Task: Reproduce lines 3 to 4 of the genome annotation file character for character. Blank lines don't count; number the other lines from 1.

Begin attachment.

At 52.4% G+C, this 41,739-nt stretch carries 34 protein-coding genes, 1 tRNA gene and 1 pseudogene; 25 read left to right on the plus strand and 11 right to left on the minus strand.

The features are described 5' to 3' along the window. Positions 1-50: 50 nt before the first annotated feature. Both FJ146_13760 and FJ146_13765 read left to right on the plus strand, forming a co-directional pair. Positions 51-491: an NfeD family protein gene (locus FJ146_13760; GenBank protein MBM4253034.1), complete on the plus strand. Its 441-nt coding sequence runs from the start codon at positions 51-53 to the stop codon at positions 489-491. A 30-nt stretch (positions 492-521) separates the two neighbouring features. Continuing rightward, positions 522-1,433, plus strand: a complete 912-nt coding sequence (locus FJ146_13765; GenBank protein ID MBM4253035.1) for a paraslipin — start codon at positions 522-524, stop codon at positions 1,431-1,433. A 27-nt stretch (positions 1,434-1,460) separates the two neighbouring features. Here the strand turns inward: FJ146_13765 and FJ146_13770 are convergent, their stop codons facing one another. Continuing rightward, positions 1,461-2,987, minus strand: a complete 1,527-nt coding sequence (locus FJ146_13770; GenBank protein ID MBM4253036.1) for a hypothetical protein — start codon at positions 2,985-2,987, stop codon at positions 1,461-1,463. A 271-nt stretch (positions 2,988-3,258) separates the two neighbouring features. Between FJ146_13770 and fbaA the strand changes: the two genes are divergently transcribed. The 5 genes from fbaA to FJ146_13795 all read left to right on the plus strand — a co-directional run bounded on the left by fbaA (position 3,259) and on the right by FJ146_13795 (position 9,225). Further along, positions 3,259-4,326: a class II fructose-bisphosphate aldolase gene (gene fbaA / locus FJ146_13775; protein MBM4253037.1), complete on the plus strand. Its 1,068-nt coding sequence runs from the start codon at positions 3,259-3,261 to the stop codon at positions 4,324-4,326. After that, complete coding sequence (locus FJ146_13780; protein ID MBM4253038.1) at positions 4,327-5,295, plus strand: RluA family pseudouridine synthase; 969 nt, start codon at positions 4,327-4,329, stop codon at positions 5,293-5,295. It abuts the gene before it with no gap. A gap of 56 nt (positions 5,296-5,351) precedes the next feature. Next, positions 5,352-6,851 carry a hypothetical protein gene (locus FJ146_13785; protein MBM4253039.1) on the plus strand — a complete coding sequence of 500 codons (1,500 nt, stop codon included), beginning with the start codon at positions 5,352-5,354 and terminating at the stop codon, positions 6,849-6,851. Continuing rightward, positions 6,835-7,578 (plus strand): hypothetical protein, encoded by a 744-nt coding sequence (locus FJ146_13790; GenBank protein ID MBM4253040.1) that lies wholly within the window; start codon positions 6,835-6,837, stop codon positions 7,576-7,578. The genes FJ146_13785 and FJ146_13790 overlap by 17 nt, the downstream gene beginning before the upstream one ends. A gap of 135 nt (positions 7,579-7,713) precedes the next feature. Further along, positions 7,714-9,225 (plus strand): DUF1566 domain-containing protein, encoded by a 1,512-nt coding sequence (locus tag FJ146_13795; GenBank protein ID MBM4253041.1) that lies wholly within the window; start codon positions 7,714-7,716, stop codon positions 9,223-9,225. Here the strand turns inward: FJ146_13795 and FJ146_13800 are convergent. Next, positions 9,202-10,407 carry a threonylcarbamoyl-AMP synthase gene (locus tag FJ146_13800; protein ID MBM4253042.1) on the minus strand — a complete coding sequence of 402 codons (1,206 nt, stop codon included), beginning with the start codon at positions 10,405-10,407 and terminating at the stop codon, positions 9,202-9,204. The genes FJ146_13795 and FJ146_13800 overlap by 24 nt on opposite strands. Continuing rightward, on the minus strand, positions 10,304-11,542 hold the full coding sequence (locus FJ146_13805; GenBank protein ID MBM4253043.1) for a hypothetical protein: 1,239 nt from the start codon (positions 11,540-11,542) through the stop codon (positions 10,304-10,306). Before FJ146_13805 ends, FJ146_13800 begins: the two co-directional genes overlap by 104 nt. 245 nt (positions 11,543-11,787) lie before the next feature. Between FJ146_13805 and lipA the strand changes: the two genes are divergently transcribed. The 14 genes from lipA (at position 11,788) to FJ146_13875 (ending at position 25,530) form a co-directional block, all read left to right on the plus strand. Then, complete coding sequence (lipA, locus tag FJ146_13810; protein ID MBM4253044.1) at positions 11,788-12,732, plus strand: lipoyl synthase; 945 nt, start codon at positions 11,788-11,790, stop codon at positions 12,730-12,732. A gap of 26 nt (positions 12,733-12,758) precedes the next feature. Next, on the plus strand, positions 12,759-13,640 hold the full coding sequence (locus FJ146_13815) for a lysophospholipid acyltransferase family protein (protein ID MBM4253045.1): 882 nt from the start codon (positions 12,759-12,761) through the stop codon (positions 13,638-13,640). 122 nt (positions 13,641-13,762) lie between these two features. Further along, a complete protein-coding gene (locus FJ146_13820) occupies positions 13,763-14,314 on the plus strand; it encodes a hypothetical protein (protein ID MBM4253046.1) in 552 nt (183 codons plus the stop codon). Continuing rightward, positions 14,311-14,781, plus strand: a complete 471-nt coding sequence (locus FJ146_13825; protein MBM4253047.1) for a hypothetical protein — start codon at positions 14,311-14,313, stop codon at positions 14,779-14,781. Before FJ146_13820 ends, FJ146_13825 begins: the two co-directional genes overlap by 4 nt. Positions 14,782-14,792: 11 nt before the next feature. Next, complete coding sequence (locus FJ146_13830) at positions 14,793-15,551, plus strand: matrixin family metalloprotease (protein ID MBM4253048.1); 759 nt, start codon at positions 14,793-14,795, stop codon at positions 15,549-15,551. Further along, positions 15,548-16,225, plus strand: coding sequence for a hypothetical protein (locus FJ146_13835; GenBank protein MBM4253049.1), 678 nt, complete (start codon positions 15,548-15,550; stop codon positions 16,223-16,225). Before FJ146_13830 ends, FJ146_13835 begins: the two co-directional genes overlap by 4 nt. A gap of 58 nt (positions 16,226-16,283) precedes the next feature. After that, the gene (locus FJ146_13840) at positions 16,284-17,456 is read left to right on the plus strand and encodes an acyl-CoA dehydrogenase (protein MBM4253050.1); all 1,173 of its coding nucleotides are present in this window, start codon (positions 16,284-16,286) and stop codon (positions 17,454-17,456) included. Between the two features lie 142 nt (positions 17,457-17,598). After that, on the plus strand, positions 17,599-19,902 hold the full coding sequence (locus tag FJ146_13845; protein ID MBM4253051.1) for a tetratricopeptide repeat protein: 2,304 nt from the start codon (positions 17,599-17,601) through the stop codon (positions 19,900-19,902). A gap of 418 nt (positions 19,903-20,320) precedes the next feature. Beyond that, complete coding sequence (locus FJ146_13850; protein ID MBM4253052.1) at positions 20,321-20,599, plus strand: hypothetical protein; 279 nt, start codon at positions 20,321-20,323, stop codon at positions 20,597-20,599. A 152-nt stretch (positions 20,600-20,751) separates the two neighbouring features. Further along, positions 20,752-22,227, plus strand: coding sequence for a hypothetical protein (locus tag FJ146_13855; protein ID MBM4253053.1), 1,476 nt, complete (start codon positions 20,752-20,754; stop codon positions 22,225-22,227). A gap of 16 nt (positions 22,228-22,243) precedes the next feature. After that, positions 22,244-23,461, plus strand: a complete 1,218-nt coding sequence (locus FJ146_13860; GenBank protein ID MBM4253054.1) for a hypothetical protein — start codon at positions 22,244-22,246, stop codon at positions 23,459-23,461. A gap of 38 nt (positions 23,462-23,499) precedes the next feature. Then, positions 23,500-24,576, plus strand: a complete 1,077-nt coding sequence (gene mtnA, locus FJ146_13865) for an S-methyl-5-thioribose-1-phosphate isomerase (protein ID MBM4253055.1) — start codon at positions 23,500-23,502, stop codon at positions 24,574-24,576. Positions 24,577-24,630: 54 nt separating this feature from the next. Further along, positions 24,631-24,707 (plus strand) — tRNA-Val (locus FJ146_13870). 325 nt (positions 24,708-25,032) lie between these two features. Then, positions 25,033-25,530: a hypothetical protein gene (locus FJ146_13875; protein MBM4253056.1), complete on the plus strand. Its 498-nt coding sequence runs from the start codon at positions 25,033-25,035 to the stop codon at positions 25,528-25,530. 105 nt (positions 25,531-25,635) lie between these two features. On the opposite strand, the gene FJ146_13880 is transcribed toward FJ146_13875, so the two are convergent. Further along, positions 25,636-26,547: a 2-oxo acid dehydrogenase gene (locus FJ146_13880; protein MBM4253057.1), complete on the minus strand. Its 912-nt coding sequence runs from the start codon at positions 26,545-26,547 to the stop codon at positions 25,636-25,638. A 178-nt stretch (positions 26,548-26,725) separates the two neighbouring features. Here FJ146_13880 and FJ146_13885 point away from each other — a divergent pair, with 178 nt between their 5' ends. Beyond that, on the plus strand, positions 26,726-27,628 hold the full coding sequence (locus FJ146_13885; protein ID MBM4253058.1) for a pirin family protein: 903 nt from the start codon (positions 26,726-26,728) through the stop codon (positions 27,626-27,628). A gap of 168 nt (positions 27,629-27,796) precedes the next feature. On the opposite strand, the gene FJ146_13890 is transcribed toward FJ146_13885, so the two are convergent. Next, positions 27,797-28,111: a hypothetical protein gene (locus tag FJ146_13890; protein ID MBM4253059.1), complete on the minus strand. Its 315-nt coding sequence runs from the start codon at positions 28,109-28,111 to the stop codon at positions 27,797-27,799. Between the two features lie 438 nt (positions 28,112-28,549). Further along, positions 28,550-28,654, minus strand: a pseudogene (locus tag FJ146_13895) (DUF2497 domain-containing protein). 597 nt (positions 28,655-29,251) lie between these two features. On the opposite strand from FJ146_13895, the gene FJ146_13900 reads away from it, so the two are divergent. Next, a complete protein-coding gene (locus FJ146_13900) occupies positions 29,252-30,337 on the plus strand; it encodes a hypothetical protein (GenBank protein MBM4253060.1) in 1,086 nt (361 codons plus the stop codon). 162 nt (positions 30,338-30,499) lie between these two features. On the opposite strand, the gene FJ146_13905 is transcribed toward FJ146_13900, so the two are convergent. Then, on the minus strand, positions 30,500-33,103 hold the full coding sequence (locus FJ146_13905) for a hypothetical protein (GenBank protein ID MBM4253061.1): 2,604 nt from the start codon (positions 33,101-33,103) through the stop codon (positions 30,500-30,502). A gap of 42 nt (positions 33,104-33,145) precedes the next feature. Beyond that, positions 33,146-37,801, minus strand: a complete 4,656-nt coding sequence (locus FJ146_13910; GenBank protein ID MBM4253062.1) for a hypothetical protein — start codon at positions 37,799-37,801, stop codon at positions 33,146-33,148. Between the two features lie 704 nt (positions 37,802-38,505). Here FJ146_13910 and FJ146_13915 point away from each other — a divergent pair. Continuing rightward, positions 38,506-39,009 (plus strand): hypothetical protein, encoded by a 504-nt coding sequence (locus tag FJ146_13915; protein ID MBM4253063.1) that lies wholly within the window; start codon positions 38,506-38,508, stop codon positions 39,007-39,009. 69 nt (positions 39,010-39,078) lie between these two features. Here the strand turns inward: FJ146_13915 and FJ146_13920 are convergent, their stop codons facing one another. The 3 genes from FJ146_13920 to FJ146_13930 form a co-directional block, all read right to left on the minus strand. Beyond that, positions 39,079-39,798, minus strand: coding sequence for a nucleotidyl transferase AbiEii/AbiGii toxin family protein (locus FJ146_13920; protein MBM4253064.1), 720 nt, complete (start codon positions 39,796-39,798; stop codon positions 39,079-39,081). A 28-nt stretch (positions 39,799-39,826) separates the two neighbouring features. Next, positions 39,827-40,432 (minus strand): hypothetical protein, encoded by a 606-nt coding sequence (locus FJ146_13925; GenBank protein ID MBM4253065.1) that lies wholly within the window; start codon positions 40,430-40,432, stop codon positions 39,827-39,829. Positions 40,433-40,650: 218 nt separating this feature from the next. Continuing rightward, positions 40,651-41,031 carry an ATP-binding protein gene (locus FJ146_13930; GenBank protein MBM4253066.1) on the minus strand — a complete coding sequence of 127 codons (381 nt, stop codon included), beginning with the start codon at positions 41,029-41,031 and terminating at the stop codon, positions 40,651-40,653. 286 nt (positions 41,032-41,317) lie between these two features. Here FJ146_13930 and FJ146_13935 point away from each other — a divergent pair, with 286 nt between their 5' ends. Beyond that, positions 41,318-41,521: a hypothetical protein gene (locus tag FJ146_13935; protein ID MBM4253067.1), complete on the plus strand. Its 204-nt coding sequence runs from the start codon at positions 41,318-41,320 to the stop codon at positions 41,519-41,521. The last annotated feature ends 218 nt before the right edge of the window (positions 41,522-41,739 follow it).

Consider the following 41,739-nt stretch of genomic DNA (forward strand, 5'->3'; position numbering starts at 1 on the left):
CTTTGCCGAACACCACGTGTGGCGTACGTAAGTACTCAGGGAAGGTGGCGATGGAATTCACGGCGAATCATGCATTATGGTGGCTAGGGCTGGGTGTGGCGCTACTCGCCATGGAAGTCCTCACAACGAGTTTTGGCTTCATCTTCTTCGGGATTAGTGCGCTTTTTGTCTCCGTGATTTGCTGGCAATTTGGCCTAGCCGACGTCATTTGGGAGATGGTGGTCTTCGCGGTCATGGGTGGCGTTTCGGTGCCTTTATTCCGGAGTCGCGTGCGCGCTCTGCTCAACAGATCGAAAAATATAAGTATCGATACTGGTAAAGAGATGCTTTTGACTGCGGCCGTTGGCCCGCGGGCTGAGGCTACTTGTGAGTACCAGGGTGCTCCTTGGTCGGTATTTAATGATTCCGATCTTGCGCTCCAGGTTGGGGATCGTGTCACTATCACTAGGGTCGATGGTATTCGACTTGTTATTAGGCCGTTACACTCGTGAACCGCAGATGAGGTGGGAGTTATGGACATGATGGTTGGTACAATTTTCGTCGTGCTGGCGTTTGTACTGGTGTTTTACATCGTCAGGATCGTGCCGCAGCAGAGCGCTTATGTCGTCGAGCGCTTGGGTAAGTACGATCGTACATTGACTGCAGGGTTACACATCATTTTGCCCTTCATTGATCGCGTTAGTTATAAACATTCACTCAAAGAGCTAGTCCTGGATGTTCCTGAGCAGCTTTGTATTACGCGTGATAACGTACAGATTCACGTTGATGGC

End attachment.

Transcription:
Consider the following 41,739-nt stretch of genomic DNA (forward strand, 5'->3'; position numbering starts at 1 on the left):
CTTTGCCGAACACCACGTGTGGCGTACGTAAGTACTCAGGGAAGGTGGCGATGGAATTCACGGCGAATCATGCATTATGGTGGCTAGGGCTGGGTGTGGCGCTACTCGCCATGGAAGTCCTCACAACGAGTTTTGGCTTCATCTTCTTCGGGATTAGTGCGCTTTTTGTCTCCGTGATTTGCTGGCAATTTGGCCTAGCCGACGTCATTTGGGAGATGGTGGTCTTCGCGGTCATGGGTGGCGTTTCGGTGCCTTTATTCCGGAGTCGCGTGCGCGCTCTGCTCAACAGATCGAAAAATATAAGTATCGATACTGGTAAAGAGATGCTTTTGACTGCGGCCGTTGGCCCGCGGGCTGAGGCTACTTGTGAGTACCAGGGTGCTCCTTGGTCGGTATTTAATGATTCCGATCTTGCGCTCCAGGTTGGGGATCGTGTCACTATCACTAGGGTCGATGGTATTCGACTTGTTATTAGGCCGTTACACTCGTGAACCGCAGATGAGGTGGGAGTTATGGACATGATGGTTGGTACAATTTTCGTCGTGCTGGCGTTTGTACTGGTGTTTTACATCGTCAGGATCGTGCCGCAGCAGAGCGCTTATGTCGTCGAGCGCTTGGGTAAGTACGATCGTACATTGACTGCAGGGTTACACATCATTTTGCCCTTCATTGATCGCGTTAGTTATAAACATTCACTCAAAGAGCTAGTCCTGGATGTTCCTGAGCAGCTTTGTATTACGCGTGATAACGTACAGATTCACGTTGATGGC